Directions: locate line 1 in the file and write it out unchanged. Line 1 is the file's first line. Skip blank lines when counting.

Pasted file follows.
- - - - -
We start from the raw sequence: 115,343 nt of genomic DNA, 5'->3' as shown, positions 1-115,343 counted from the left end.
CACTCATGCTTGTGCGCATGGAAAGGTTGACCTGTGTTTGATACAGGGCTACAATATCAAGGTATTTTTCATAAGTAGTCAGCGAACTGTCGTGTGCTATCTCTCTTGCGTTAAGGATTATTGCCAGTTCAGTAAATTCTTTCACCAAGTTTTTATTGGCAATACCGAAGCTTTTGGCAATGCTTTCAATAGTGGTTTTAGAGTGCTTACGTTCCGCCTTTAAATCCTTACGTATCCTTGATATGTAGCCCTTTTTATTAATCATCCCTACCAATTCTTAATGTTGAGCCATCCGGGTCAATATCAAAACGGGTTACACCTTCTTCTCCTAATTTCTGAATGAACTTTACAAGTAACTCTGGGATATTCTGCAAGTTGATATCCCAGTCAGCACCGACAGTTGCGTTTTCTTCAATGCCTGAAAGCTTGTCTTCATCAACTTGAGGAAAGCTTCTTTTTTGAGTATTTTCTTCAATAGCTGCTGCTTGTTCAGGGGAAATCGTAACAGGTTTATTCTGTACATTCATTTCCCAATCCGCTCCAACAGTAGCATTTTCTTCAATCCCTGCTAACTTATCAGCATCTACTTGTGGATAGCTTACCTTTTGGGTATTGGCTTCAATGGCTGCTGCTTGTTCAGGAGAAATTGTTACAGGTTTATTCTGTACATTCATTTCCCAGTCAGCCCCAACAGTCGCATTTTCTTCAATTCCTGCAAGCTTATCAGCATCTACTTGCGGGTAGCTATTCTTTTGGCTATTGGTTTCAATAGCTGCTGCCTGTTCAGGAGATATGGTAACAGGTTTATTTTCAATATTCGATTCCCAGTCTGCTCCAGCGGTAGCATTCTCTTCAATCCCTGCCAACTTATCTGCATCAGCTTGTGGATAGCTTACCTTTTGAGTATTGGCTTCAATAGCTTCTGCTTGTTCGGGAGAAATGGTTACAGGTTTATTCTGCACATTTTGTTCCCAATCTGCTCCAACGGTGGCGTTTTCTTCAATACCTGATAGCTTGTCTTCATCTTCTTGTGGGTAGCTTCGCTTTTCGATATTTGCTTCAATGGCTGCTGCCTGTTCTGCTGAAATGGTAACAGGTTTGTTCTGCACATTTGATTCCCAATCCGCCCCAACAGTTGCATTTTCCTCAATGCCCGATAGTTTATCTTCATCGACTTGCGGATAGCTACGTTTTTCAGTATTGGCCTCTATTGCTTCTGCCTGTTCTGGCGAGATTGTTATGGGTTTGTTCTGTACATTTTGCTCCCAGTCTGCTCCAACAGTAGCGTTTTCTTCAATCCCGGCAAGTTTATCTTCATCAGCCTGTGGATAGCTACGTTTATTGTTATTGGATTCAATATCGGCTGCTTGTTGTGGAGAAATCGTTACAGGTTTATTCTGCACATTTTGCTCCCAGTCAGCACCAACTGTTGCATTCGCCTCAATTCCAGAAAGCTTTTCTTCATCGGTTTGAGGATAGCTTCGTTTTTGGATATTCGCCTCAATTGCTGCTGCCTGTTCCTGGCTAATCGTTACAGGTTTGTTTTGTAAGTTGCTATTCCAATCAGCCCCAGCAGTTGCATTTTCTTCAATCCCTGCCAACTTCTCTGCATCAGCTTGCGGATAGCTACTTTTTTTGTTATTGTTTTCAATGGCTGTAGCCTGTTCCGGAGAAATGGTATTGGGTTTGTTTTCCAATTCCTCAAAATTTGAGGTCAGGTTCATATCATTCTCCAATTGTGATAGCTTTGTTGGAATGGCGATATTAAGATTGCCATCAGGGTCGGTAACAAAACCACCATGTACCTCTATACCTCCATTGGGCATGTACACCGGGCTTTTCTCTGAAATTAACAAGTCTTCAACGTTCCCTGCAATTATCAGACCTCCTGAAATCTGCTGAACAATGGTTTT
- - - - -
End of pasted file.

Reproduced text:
We start from the raw sequence: 115,343 nt of genomic DNA, 5'->3' as shown, positions 1-115,343 counted from the left end.